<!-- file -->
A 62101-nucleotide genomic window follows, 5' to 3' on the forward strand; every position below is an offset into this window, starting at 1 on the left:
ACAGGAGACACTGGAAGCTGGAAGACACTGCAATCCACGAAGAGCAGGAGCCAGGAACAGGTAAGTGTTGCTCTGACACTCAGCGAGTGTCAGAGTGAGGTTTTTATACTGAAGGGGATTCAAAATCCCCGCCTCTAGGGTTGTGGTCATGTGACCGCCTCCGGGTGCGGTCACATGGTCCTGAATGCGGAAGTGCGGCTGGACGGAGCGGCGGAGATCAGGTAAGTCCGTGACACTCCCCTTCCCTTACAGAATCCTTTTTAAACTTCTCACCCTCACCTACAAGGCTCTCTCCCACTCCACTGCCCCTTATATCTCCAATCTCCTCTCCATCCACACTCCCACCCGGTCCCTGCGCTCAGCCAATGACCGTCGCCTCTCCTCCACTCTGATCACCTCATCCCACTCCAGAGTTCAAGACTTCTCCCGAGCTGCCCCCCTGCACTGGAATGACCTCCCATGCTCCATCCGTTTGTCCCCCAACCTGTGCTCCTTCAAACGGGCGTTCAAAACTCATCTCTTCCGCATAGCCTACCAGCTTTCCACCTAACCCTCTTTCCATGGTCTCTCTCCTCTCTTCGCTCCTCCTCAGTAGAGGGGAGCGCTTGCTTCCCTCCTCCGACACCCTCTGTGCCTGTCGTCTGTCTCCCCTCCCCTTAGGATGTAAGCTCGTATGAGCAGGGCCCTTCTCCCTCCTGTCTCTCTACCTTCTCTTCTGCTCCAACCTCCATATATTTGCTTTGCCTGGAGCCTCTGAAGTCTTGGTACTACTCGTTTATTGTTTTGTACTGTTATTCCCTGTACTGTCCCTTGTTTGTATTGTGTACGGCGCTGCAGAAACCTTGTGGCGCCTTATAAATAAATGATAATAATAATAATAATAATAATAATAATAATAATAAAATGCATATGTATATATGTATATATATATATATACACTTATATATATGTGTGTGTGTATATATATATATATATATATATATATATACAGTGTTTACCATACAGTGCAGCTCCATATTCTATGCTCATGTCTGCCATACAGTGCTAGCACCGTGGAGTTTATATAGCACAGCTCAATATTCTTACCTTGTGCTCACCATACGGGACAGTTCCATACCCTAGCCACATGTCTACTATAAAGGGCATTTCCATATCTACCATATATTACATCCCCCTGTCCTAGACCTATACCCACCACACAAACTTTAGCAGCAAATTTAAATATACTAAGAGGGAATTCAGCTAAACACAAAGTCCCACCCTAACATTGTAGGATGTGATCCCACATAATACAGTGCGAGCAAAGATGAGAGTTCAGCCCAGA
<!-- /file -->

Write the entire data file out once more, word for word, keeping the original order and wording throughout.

A 62101-nucleotide genomic window follows, 5' to 3' on the forward strand; every position below is an offset into this window, starting at 1 on the left:
ACAGGAGACACTGGAAGCTGGAAGACACTGCAATCCACGAAGAGCAGGAGCCAGGAACAGGTAAGTGTTGCTCTGACACTCAGCGAGTGTCAGAGTGAGGTTTTTATACTGAAGGGGATTCAAAATCCCCGCCTCTAGGGTTGTGGTCATGTGACCGCCTCCGGGTGCGGTCACATGGTCCTGAATGCGGAAGTGCGGCTGGACGGAGCGGCGGAGATCAGGTAAGTCCGTGACACTCCCCTTCCCTTACAGAATCCTTTTTAAACTTCTCACCCTCACCTACAAGGCTCTCTCCCACTCCACTGCCCCTTATATCTCCAATCTCCTCTCCATCCACACTCCCACCCGGTCCCTGCGCTCAGCCAATGACCGTCGCCTCTCCTCCACTCTGATCACCTCATCCCACTCCAGAGTTCAAGACTTCTCCCGAGCTGCCCCCCTGCACTGGAATGACCTCCCATGCTCCATCCGTTTGTCCCCCAACCTGTGCTCCTTCAAACGGGCGTTCAAAACTCATCTCTTCCGCATAGCCTACCAGCTTTCCACCTAACCCTCTTTCCATGGTCTCTCTCCTCTCTTCGCTCCTCCTCAGTAGAGGGGAGCGCTTGCTTCCCTCCTCCGACACCCTCTGTGCCTGTCGTCTGTCTCCCCTCCCCTTAGGATGTAAGCTCGTATGAGCAGGGCCCTTCTCCCTCCTGTCTCTCTACCTTCTCTTCTGCTCCAACCTCCATATATTTGCTTTGCCTGGAGCCTCTGAAGTCTTGGTACTACTCGTTTATTGTTTTGTACTGTTATTCCCTGTACTGTCCCTTGTTTGTATTGTGTACGGCGCTGCAGAAACCTTGTGGCGCCTTATAAATAAATGATAATAATAATAATAATAATAATAATAATAATAATAAAATGCATATGTATATATGTATATATATATATATACACTTATATATATGTGTGTGTGTATATATATATATATATATATATATATATACAGTGTTTACCATACAGTGCAGCTCCATATTCTATGCTCATGTCTGCCATACAGTGCTAGCACCGTGGAGTTTATATAGCACAGCTCAATATTCTTACCTTGTGCTCACCATACGGGACAGTTCCATACCCTAGCCACATGTCTACTATAAAGGGCATTTCCATATCTACCATATATTACATCCCCCTGTCCTAGACCTATACCCACCACACAAACTTTAGCAGCAAATTTAAATATACTAAGAGGGAATTCAGCTAAACACAAAGTCCCACCCTAACATTGTAGGATGTGATCCCACATAATACAGTGCGAGCAAAGATGAGAGTTCAGCCCAGA